0

George Samuel Clason: The Richest Man in Babylon Book Summary


  • A part of all you earn is yours to keep.
  • The eons of time have crumbled to dust the proud walls of its temples, but the wisdom of Babylon endures.
  • Money is the medium by which earthly success is measured.
  • Money makes possible the enjoyment of the best the earth affords.
  • Money is plentiful for those who understand the simple laws which govern its acquisition. Money is governed today by the same laws which controlled it when prosperous men thronged the streets of Babylon, six thousand years ago.

 

Seven Cures for a lean purse

  • 1) Start thy purse to fattening
  • 2) Control thy expenditures
  • 3) Make thy gold multiply
  • 4) Guard thy treasures from loss
  • 5) Make of thy dwelling a profitable investment
  • 6) Insure a future income
  • 7) Increase thy ability to earn

 

Success means accomplishments as the result of our own efforts and abilities. Proper preparation is the key to our success. Our acts can be no wiser than our thoughts. Our thinking can be no wiser than our understanding.

  • Income, that is the thing.
  • It costs nothing to ask wise advice.
  • If you have not acquired more than a bare existence in the years since we were youths, it is cause you either have failed to learn the laws that govern the building of wealth, or else you do not observe them.
  • She makes wanton spenders, who soon dissipate all they receive and are left beset by overwhelming appetites and desires they have not the ability to gratify.
  • Wealth is a power. With wealth many things are possible.
  • I decided that if i was to achieve what I desired, time and study would be required.
  • As for time, all men have it abundance.
  • As for study, did not our wise teacher teach us that learning was of two kinds: the one kind begin the things we learned and knew, and the other being the training that taught us how to find out what we did not know.
  • When youth comes to age for advice he receives the wisdom of years.
  • The sun that shines today is the sun hat shone when thy father was born, and will still be shining when thy last grandchild shall pass into the darkness.
  • The wisdom of age is like the fixed stars that shine so unchanged that the sailor may depend upon them to steer his course.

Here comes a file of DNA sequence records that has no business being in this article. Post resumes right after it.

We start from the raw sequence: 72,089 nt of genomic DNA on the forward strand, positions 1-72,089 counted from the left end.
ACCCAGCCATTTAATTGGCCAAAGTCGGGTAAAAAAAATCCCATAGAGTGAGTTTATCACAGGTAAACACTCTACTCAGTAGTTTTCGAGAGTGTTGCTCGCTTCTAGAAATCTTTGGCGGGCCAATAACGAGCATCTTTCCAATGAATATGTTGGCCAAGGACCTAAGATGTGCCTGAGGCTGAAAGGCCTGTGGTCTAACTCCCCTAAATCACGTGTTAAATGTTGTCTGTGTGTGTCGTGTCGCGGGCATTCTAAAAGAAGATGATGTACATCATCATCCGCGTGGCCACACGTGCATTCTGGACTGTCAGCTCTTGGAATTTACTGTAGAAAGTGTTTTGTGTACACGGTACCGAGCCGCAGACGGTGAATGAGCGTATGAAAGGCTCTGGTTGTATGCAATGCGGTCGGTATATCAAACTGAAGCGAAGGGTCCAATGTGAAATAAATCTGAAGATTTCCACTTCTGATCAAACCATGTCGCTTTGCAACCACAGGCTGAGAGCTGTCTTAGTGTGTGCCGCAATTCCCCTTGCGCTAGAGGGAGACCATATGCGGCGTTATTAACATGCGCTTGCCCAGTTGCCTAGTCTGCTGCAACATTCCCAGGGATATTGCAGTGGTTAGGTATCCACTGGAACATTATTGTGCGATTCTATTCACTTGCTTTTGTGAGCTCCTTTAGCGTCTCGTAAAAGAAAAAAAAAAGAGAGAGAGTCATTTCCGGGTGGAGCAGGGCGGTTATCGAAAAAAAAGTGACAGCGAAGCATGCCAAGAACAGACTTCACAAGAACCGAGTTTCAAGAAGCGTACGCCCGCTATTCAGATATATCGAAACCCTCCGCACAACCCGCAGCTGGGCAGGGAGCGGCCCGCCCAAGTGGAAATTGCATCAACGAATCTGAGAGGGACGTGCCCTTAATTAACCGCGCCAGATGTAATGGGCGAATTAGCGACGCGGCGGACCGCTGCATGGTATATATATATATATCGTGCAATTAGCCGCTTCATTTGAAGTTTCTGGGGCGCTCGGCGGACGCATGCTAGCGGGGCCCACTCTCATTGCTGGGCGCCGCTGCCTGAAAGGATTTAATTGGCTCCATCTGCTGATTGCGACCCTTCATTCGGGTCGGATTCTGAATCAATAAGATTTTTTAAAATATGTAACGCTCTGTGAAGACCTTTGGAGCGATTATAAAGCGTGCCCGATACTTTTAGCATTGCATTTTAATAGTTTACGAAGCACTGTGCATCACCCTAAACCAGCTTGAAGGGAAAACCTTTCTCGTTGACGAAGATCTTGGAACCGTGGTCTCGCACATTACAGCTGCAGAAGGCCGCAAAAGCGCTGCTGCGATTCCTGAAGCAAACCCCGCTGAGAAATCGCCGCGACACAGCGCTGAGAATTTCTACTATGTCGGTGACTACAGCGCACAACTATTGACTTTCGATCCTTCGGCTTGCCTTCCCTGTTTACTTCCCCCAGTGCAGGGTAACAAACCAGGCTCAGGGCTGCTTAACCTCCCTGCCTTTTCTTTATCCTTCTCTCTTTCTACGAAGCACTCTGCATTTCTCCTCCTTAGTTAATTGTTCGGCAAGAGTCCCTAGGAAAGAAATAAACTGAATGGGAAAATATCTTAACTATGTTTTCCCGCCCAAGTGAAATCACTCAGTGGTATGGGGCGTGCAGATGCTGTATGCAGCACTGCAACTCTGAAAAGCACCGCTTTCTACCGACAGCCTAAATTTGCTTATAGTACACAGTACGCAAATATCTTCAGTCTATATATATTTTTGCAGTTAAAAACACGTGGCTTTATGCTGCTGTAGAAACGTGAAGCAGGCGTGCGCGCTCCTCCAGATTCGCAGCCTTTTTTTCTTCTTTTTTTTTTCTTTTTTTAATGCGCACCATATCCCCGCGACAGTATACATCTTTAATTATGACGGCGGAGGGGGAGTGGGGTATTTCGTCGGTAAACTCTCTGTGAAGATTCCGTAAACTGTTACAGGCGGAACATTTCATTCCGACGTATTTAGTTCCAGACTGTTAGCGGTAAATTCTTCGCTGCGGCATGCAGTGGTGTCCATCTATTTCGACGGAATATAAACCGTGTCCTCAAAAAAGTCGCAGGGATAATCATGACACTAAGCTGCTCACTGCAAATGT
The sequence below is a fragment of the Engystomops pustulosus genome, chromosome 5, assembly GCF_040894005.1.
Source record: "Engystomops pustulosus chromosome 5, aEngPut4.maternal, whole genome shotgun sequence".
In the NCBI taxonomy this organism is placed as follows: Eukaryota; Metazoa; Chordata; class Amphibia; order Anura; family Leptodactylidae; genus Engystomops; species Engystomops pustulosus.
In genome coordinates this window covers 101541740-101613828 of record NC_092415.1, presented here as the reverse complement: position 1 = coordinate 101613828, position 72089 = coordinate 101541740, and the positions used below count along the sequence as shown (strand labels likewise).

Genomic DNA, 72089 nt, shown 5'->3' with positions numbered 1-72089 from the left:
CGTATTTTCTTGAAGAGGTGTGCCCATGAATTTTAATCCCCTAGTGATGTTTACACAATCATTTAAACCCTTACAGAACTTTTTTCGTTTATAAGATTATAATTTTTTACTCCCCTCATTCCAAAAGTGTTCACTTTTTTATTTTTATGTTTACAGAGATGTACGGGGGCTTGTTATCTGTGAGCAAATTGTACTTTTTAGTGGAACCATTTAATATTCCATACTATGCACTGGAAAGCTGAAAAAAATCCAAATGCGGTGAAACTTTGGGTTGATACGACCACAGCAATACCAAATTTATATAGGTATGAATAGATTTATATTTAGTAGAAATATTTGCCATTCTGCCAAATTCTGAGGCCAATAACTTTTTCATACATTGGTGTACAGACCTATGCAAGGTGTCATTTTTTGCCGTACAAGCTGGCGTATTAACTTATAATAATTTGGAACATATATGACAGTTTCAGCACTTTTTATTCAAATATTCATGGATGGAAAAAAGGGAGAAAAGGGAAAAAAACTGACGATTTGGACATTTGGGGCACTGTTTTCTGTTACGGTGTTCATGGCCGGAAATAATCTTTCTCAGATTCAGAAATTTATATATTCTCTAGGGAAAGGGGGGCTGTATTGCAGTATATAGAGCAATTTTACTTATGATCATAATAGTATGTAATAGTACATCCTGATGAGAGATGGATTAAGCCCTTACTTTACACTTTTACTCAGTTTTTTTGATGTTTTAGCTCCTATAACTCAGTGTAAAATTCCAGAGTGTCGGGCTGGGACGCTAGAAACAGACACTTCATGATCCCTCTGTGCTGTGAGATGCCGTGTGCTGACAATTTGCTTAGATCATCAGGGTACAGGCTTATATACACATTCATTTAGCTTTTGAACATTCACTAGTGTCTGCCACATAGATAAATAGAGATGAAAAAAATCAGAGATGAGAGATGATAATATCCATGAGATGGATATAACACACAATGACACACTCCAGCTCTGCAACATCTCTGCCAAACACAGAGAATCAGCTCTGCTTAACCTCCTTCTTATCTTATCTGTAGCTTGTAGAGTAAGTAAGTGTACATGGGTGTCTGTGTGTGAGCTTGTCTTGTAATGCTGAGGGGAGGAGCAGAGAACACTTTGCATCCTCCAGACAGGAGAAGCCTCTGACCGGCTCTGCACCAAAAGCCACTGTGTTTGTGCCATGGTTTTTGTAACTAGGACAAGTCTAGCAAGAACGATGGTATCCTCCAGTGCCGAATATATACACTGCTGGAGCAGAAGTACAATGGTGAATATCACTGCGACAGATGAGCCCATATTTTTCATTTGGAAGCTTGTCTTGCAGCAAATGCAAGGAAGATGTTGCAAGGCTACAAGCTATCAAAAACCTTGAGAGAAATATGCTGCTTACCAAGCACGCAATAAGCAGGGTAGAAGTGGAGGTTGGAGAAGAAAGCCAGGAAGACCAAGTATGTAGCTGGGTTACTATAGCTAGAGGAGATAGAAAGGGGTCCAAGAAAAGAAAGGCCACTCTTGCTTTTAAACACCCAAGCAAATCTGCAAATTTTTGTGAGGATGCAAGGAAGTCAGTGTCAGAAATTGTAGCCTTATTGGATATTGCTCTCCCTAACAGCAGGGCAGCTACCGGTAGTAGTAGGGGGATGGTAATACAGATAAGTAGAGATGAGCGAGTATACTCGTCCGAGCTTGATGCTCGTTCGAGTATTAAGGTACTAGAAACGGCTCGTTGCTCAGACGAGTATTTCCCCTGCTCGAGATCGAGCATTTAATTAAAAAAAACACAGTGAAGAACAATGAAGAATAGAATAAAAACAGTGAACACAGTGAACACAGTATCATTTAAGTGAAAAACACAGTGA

• I found the road to wealth when i decided that a part of all I earned was mine to keep. And so will you.
  • You pay to everyone but yourself.
  • You labor for others.
  • Every gold piece you save is a slave to work for you.
  • What you save must earn.
  • MEN OF ACTION ARE FAVORED BY THE GODDESS OF GOOD LUCK
  • A part of all you earn is yours to keep. It should be not less than a tenth no matter how little you earn. It can be as much more as you can afford. Pay yourself first.
  • Wealth, like a tree, grows from a tiny seed. The first copper you save is the seed from which your tree of wealth shall grow. The sooner you plant that seed the sooner shall the tree grow. And the more faithfully you nourish and water that tree with consistent savings, the sooner may you bask in contentment beneath its shade.
  • Advice is one thing that is freely given away, but watch that you take only what is worth having.
  • You first learned to live upon less than you could earn. Next you learned to seek advice from those who were competent through their own experiences to give it. And, lastly, you have learned to make gold work for you.
  • My sons think only of spending and give no thought to
  • Opportunity is a haughty goddess who wastes no time with those who are unprepared.
  • Will power is but the unflinching purpose to carry a task you set for yourself to fulfilment.
  • Wealth grows wherever men exert energy.
  • Wealth grows in magic ways.
  • A part of all I earn is mine to keep.
  • A small return and a safe one is far more desirable than risk.
  • Enjoy life while you are here.
  • Life is good and life is rich with things worthwhile and things to enjoy.
  • A part of all you earn is yours to keep.
  • By taking advantage of opportunities available to all.
  • Only a great desire for wealth.